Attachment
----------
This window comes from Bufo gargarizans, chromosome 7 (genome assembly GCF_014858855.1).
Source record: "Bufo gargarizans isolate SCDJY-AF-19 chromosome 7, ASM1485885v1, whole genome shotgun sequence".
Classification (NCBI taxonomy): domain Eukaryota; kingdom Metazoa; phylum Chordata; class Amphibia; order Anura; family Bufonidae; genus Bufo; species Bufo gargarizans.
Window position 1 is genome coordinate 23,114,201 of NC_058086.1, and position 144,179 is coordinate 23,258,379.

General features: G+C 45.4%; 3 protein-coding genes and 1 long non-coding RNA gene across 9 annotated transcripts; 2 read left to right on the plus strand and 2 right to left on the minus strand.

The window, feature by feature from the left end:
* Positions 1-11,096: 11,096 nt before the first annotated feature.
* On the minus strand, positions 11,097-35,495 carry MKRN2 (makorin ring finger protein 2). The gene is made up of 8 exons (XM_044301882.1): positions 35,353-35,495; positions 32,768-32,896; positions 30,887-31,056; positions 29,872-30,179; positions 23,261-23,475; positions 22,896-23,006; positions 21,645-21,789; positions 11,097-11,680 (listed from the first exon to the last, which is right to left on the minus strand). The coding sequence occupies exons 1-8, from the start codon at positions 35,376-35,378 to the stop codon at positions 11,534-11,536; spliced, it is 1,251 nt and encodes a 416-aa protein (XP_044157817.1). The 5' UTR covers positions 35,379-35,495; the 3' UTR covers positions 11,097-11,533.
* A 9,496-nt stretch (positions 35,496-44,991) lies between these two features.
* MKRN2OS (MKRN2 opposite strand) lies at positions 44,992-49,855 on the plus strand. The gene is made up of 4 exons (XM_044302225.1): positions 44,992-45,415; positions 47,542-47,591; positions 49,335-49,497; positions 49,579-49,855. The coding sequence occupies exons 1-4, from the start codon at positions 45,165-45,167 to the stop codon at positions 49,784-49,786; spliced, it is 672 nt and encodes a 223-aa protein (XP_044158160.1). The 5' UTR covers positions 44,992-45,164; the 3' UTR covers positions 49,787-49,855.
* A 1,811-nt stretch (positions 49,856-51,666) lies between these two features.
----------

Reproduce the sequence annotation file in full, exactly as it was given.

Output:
This window comes from Bufo gargarizans, chromosome 7 (genome assembly GCF_014858855.1).
Source record: "Bufo gargarizans isolate SCDJY-AF-19 chromosome 7, ASM1485885v1, whole genome shotgun sequence".
Classification (NCBI taxonomy): domain Eukaryota; kingdom Metazoa; phylum Chordata; class Amphibia; order Anura; family Bufonidae; genus Bufo; species Bufo gargarizans.
Window position 1 is genome coordinate 23,114,201 of NC_058086.1, and position 144,179 is coordinate 23,258,379.

General features: G+C 45.4%; 3 protein-coding genes and 1 long non-coding RNA gene across 9 annotated transcripts; 2 read left to right on the plus strand and 2 right to left on the minus strand.

The window, feature by feature from the left end:
* Positions 1-11,096: 11,096 nt before the first annotated feature.
* On the minus strand, positions 11,097-35,495 carry MKRN2 (makorin ring finger protein 2). The gene is made up of 8 exons (XM_044301882.1): positions 35,353-35,495; positions 32,768-32,896; positions 30,887-31,056; positions 29,872-30,179; positions 23,261-23,475; positions 22,896-23,006; positions 21,645-21,789; positions 11,097-11,680 (listed from the first exon to the last, which is right to left on the minus strand). The coding sequence occupies exons 1-8, from the start codon at positions 35,376-35,378 to the stop codon at positions 11,534-11,536; spliced, it is 1,251 nt and encodes a 416-aa protein (XP_044157817.1). The 5' UTR covers positions 35,379-35,495; the 3' UTR covers positions 11,097-11,533.
* A 9,496-nt stretch (positions 35,496-44,991) lies between these two features.
* MKRN2OS (MKRN2 opposite strand) lies at positions 44,992-49,855 on the plus strand. The gene is made up of 4 exons (XM_044302225.1): positions 44,992-45,415; positions 47,542-47,591; positions 49,335-49,497; positions 49,579-49,855. The coding sequence occupies exons 1-4, from the start codon at positions 45,165-45,167 to the stop codon at positions 49,784-49,786; spliced, it is 672 nt and encodes a 223-aa protein (XP_044158160.1). The 5' UTR covers positions 44,992-45,164; the 3' UTR covers positions 49,787-49,855.
* A 1,811-nt stretch (positions 49,856-51,666) lies between these two features.